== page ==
Mucosal surface and skin protection by MHC class I-based immune regulation

Project: Research project

Description

The exposure of the mucosal surfaces and the skin to the environment subjects these tissues to not only physical injuries and chemical hazards but also microbial damage and immune destruction. Tissue injuries lead to cascades of inflammatory responses involving both innate and adaptive immune cells systemically in the lymphoid system and locally in the nonlymphoid target tissues. A well-orchestrated innate and adaptive immune regulatory response in inflamed tissues is essential for damage control and wound healing. In the adaptive branch, the CD8 and CD4 lineages of ?? T cells develop in the thymus based on recognition of antigens presented by MHC class I (MHCI) and MHC class II (MHCII), respectively, yielding a repertoire that discriminates self from nonself. In the mucosal surfaces and the skin, the symbiosis with microbiota poses a challenge to the concept of self and nonself discrimination, as the mutualistic microbiota may not fit into the traditional definition of self or nonself. In a recently-published study of mucosal immune regulation at the interface with the gut microbiota, we reported the discovery of a novel subset of T cells, MHCI-restricted CD4+Foxp3+ regulatory T (CI-Treg) cells. They were generated through cross-differentiation from the CD8 lineage to CD4 T cells in a ?selfless? mode and effectively controlled mucosal inflammation. CI-Treg cells recognize MHCI which is broadly expressed in all nucleated tissue cells and typically presents endogenous tissue antigens, unlike the standard MHCII-restricted CD4 Treg cells which recognize antigens processed through the exogenous pathway and presented by rare antigen-presenting cells. Microbiota plays a major role in the expansion / homeostasis of CI-Treg cells. In humans, MHCI-restricted CD4 T cells were identified long ago in health or disease conditions. However, how CI-Treg cells are generated and how they function in the mucosal surfaces and the skin remain largely unknown. Our study with a surgical approach in mice revealed that the mesenteric lymph nodes ? which drain the gut mucosae, but not the thymus, were required for CI-Treg generation. Interestingly, the generation of CI-Treg cells required MHCII, but the cross-differentiated cells retained the MHCI-restricted specificity. We will use a combination of surgical, molecular and cellular approaches to investigate the role of microbial and host signals in generation and homeostatic expansion of CI-Treg cells. We will also examine the function of CI-Treg cells in protecting the mucosal surfaces and the skin from chemically-induced inflammatory damage, immune-mediated destruction, or inflammatory injury initiated by physical obstruction. The knowledge from this study will help design future interventions to control inflammatory tissue damage in the mucosal surfaces and the skin.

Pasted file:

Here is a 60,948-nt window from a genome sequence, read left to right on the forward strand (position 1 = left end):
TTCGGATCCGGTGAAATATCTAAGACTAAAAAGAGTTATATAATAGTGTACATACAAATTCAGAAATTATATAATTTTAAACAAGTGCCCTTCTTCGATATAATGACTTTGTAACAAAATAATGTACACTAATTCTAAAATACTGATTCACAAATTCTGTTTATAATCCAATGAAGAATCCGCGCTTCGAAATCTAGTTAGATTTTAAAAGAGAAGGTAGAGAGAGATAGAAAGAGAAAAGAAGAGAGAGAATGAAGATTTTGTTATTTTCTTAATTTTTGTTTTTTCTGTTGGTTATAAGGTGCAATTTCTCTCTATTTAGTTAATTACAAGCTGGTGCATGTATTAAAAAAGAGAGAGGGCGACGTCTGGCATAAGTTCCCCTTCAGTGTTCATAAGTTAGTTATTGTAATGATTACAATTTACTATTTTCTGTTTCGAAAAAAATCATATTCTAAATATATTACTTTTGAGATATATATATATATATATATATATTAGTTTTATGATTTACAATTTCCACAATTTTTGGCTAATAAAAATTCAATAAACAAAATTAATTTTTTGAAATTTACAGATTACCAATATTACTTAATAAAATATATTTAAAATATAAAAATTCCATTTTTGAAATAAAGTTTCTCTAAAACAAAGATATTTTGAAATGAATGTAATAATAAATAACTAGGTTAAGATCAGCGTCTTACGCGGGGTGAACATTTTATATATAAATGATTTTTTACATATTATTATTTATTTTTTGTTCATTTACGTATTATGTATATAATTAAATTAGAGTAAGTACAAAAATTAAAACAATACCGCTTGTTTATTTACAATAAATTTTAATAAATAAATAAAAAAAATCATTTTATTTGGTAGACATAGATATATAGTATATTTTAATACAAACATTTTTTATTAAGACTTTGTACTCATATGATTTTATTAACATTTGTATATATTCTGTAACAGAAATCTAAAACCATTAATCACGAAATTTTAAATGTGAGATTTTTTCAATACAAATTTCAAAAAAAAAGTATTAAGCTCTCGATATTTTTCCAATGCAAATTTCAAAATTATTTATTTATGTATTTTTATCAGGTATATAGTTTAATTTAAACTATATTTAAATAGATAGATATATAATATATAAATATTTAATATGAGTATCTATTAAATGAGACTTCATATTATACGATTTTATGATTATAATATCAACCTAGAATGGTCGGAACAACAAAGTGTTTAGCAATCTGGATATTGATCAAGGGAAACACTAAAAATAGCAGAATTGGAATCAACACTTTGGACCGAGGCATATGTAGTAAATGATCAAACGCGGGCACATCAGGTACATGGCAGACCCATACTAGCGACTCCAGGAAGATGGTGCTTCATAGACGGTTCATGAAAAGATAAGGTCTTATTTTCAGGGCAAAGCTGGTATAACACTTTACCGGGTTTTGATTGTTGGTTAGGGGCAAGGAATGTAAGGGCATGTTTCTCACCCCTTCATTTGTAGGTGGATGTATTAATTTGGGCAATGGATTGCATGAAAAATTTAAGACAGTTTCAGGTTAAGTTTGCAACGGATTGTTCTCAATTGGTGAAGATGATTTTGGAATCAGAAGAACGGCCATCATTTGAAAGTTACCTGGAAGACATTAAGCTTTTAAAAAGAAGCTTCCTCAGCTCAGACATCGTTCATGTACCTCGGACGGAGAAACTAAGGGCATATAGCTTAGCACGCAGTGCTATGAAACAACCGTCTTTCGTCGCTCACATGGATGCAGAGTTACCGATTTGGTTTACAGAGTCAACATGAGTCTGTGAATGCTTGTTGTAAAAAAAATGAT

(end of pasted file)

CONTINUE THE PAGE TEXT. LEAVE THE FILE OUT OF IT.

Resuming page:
StatusActive
Effective start/end date11/15/1810/31/23

Funding

  • National Institutes of Health: $383,750.00

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Regulatory T-Lymphocytes
Skin
Microbiota
T-Lymphocytes
Antigens
Thymus Gland
Wounds and Injuries
Symbiosis
T-Lymphocyte Subsets
Adaptive Immunity
Antigen-Presenting Cells
Self Concept
Wound Healing
Mucous Membrane
Homeostasis
Lymph Nodes
Inflammation
Health